Easy to Spot

American Alligator

Of the more than 1.2 million alligators in Florida, an estimated 200,000 live in the Everglades. You can get close (safely) to these dinosaur-like beasts from certain vantage points.

Roseate spoonbill

Image: Shutterstock

Roseate Spoonbill

One of the most striking birds in the Everglades, the roseate spoonbill is bright pink, with brilliant scarlet streaks on its sides. Its color comes from the crustaceans it eats.

Florida Gar

A long, skinny fish with a pointy snout, the Florida gar is a common site in freshwater, where the fish will float on the surface and wait for prey to drift within striking distance.

Banded Water Snake

While the notorious invasive Burmese python grabs all the headlines, you’re much more likely to encounter a banded water snake in the Everglades’ freshwater habitats.

White-tailed deer

Image: Shutterstock

White-Tailed Deer

Most active at dawn and dusk, the white-tailed deer typically weighs between 90 and 115 pounds and feeds on swamp lilies, aquatic herbs and woody plants.

Dolphin

On most boat trips around the Ten Thousand Islands, you’ll spot dolphins swimming together playfully. Bonus points if you spot a baby one tagging along with his or her mama. 

Hard to Find

Florida Panther

There are at most 160 Florida panthers left in the wild, so, while the Everglades is one of the species’ favorite habitats, you’d be extremely lucky to come across one.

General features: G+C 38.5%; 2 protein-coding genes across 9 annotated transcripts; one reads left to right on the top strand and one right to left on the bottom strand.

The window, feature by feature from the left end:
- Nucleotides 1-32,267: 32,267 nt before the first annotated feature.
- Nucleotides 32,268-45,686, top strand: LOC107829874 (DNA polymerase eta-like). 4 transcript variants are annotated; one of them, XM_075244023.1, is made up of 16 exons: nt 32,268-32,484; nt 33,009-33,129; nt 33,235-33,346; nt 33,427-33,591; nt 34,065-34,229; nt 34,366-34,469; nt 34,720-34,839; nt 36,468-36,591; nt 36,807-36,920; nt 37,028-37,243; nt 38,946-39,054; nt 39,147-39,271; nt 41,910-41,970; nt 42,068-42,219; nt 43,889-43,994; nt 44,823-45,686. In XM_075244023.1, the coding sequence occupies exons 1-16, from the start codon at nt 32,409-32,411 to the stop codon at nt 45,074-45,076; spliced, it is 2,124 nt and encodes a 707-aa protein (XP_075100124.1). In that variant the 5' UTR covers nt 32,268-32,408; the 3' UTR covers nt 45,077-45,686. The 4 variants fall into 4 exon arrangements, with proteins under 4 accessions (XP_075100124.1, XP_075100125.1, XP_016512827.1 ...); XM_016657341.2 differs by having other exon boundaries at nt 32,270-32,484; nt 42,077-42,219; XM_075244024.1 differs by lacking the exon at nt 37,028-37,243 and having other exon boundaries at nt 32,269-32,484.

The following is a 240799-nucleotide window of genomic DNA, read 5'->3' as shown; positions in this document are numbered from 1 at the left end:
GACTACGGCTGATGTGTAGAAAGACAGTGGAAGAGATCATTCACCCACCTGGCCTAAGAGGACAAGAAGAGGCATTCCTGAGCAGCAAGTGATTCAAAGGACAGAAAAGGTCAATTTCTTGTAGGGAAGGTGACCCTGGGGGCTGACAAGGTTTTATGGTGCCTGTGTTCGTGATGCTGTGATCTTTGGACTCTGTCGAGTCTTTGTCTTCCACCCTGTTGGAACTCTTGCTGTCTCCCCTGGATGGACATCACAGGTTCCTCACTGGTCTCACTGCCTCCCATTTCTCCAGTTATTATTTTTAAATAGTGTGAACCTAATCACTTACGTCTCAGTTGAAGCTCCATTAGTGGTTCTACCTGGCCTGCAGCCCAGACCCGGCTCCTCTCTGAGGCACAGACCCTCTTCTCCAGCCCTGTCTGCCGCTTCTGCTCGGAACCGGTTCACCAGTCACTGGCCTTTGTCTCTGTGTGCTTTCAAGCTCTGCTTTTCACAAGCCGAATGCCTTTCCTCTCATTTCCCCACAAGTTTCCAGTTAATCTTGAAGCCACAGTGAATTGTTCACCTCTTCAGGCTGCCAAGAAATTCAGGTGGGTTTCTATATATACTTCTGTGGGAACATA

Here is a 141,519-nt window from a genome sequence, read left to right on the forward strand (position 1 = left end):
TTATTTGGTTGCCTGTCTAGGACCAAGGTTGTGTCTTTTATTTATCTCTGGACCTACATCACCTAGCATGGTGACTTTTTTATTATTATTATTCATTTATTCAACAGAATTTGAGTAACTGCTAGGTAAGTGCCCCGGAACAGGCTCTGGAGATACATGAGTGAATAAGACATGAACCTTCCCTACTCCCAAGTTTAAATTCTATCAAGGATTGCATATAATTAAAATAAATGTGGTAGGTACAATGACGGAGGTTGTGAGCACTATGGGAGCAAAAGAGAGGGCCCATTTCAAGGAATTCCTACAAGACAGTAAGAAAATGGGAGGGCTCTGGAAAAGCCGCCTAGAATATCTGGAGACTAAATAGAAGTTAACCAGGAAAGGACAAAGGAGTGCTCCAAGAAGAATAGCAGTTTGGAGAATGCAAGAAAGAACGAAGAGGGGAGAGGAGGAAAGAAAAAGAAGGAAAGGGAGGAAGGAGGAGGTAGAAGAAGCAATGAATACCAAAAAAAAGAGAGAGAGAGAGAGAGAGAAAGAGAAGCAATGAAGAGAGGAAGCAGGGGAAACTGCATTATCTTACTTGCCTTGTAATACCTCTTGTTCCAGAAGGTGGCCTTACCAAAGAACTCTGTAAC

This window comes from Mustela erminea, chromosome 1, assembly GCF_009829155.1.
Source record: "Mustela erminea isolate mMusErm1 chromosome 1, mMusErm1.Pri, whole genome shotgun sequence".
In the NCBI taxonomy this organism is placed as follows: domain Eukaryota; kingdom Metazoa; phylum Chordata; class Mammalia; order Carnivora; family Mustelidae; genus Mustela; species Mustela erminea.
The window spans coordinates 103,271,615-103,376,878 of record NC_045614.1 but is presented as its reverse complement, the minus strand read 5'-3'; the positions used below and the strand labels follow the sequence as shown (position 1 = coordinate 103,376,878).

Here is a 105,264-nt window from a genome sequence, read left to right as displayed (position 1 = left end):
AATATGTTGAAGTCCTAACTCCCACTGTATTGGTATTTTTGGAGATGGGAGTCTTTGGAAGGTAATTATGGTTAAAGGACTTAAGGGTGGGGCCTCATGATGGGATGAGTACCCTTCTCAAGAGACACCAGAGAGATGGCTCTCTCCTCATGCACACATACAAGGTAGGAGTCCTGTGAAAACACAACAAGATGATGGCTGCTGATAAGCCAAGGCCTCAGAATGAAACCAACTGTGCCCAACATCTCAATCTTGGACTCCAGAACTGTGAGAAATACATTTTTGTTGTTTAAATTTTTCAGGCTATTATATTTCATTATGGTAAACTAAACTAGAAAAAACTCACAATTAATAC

American Crocodile

You might not want to get close enough to tell whether you’re looking at a crocodile or an alligator, but if you do, look for the crocodile’s narrow snout to identify it.

Wood Stork

Shrinking wetlands and changing water cycles have led to a loss of wood storks, which are now designated as “threatened,” but it’s not too unusual to spot one hunting for fish or reptiles in low-lying water.

River otter

Image: Shutterstock

River Otter

The river otter can be found in freshwater all around Florida, but actually observing one in the wild can be difficult, because this feisty animal is mostly nocturnal.

Everglades Snail Kite

Overdevelopment and the loss of wetlands have led to this raptor being identified as “endangered.” Also, they typically only eat native apple snails, which are being displaced by exotic snails.

Burmese python

Image: Shutterstock

Burmese Python

The Everglades’ most notorious invasive species, pythons have killed off more than 90 percent of the Everglades’ mammal population and are even hurting the alligator population, because gators can’t find enough prey. But since they hunt at night, you likely won’t see one.

Show Comments